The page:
Wednesday, May 25, 2005

 

General War on Terror Update

An article in the Guardian reports on an International Institute for Strategic Studies (IISS) report, which, unfortunately, is not available online. The following are direct quotes from the report as quoted in the Guardian:
Best estimates suggest that it will take up to five years to create anything close to an effective indigenous force able to impose and guarantee order across the country....

[The inspiration effect of the intervention in Iraq on Islamist terrorism is] the proverbial elephant in the living room. From al-Qaida's point of view, [President] Bush's Iraq policies have arguably produced a confluence of propitious circumstances: a strategically bogged down America, hated by much of the Islamic world, and regarded warily even by its allies.

[Iraq] could serve as a valuable proving ground for 'blooding' foreign jihadists, and could conceivably form the basis of a second generation of capable al-Qaida leaders ... and middle-management players.
It also stated that we're looking at a good five years at least before the Iraqi military has the capability to impose law and order. And that's the best case scenario, which is undercut today by talk of civil war. As reported in the Scotsman:
In the northern city of Tal Afar, there were reports yesterday that militants were in control and that Shiites and Sunnis were fighting in the streets, a day after two car bombs killed at least 20 people.

Police Capt Ahmed Hashem Taki said Tal Afar was experiencing “civil war.” Journalists were blocked from entering the city of 200,000.
Many of Iraq's politicians are making every effort to keep this from happening, I believe, but given the situation in which their capability to keep order and stop the bloody momentum pales in comparison to the capability of insurgents to keep it going. It's quite a frightening prospect.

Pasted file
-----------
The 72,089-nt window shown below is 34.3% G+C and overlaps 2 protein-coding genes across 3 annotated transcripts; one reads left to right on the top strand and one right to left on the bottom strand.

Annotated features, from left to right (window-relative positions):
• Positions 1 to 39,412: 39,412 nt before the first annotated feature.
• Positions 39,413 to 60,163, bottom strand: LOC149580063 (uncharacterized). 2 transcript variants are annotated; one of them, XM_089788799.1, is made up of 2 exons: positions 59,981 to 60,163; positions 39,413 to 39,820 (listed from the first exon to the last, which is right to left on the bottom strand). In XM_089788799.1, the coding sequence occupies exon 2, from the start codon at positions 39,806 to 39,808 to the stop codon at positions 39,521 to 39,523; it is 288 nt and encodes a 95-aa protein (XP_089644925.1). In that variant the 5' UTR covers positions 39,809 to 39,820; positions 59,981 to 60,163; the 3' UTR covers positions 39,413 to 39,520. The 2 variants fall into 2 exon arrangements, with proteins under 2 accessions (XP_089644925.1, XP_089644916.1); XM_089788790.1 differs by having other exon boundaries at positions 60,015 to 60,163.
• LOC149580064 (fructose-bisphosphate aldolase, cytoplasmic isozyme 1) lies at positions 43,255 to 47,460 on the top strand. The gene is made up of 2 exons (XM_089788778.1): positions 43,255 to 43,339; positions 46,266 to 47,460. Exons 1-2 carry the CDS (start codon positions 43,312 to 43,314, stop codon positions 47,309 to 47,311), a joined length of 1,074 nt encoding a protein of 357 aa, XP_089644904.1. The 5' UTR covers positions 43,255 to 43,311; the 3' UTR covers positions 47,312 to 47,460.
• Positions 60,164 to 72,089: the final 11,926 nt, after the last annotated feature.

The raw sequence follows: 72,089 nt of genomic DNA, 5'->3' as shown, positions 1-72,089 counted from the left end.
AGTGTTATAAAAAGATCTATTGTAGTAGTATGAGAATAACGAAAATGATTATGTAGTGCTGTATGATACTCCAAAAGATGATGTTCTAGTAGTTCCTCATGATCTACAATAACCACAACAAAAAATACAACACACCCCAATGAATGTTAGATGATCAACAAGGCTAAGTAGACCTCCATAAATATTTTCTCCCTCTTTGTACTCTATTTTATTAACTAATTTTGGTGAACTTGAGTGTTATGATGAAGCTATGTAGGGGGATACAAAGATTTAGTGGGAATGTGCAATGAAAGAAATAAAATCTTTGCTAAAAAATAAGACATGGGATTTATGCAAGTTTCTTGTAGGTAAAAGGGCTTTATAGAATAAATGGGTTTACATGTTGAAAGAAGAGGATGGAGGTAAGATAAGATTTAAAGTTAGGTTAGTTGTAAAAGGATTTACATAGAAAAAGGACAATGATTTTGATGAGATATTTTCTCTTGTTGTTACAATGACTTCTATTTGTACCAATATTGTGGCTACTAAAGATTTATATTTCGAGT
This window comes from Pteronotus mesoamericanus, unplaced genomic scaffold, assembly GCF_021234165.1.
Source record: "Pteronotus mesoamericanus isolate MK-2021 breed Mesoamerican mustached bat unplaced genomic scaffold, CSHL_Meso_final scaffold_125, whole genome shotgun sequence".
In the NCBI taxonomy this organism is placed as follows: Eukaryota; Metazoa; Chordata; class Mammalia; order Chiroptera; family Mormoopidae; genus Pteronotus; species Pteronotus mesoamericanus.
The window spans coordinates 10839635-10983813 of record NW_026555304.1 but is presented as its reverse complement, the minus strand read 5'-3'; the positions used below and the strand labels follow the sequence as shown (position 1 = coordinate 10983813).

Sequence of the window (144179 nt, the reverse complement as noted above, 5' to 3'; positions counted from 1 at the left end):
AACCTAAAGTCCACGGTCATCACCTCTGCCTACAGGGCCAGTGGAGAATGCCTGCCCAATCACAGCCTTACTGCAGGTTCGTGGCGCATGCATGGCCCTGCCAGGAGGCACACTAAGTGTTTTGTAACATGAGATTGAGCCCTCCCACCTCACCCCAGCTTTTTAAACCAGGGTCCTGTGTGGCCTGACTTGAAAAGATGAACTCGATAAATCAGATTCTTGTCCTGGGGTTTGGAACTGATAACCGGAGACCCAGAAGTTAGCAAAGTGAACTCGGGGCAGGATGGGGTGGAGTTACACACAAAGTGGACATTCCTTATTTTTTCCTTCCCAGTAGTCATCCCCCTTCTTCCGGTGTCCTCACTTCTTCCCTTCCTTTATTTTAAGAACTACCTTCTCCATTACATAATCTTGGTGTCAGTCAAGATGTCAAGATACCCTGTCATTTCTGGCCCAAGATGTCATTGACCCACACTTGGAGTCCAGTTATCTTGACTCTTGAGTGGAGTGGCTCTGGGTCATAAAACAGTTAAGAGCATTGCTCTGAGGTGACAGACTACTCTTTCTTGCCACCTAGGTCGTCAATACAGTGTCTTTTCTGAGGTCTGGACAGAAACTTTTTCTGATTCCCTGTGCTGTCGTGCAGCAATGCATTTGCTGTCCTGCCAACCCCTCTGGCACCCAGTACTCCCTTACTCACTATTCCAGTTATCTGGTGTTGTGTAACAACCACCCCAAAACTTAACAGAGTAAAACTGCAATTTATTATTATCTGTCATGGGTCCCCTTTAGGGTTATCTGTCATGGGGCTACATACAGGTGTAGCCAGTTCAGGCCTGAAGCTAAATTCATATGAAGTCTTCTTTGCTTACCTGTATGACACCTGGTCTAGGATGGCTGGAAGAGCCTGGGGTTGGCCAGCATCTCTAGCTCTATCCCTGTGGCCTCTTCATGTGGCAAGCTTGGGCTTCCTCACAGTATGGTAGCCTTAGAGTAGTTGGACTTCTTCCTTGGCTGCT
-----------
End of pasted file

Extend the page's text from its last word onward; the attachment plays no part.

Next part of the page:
In another article from the Guardian, two American citizens of Pakistani origin are accusing the U.S. of complicity in their torture and illegal detention by Pakistani security forces.
Brothers Zain and Kashan Afzal, American passport holders of Pakistani origin, said they had been beaten with whips and rods, refused medical treatment and imprisoned in "grave-like" rooms from August 2004 until their release last month.

American agents questioned them at least six times but refused their pleas to help end the torture, provide a lawyer or seek consular assistance, they said. Instead, the FBI threatened to have them sent to Guantánamo Bay unless they admitted belonging to al-Qaida.
Yes, you might say that the U.S. is on a bit of a role right now. Here are some quotes from the Washington Post story (actually quite a bit more substantial than the Guardian story):
"The FBI didn't torture us directly, but it can't be a coincidence that we were beaten severely, kept awake all night or hung upside down by Pakistani agents before each of about 10 interrogation sessions by FBI agents," [Zain] Afzal said. "It was a very coordinated carrot and stick operation."
To get an idea of what our great ally in the war on terror, Pakistan, might have been doing to Afzal, let's see what the U.S. State Department said in it's 2004 human rights report on Pakistan:
In its 2004 human rights report, the State Department cited reports that Pakistani security personnel employed such methods as "burning with cigarettes; whipping the soles of the feet; prolonged isolation; electric shock" and "hanging upside down," among other methods.
Actually, one of the more interesting and revealing nuances of this story is as follows:
Afzal speculated that he and his brother were arrested because they had both been affiliated at one time with Harakat ul-Ansar, a group allied with Kashmiri separatists fighting Indian forces in Kashmir. Although the group has been linked to al Qaeda, Afzal noted that in 1999, when he and his brother underwent guerrilla training at a Harakat camp, it was operating with the full patronage of Pakistan's military and intelligence services. [italics are mine]
Fantastic! A certified winning strategy for the war on terror: train and fund guerilla fighters (give them a dangerous skill set) and then torture and threaten them (set them loose with plenty of resentment and anger). No possible way that could bite you in the ass, is there?

Comments:
Hey there.

Yes we must Support the American Navy.


I found a great support song and site on the web to support the American Navy
I like it and think it is a good song for that. It is very important that our troops need to know we stand by them no matter what.

Check it out and pass it on if you can.

http://westandbyyou.net/


Later

Dave
 
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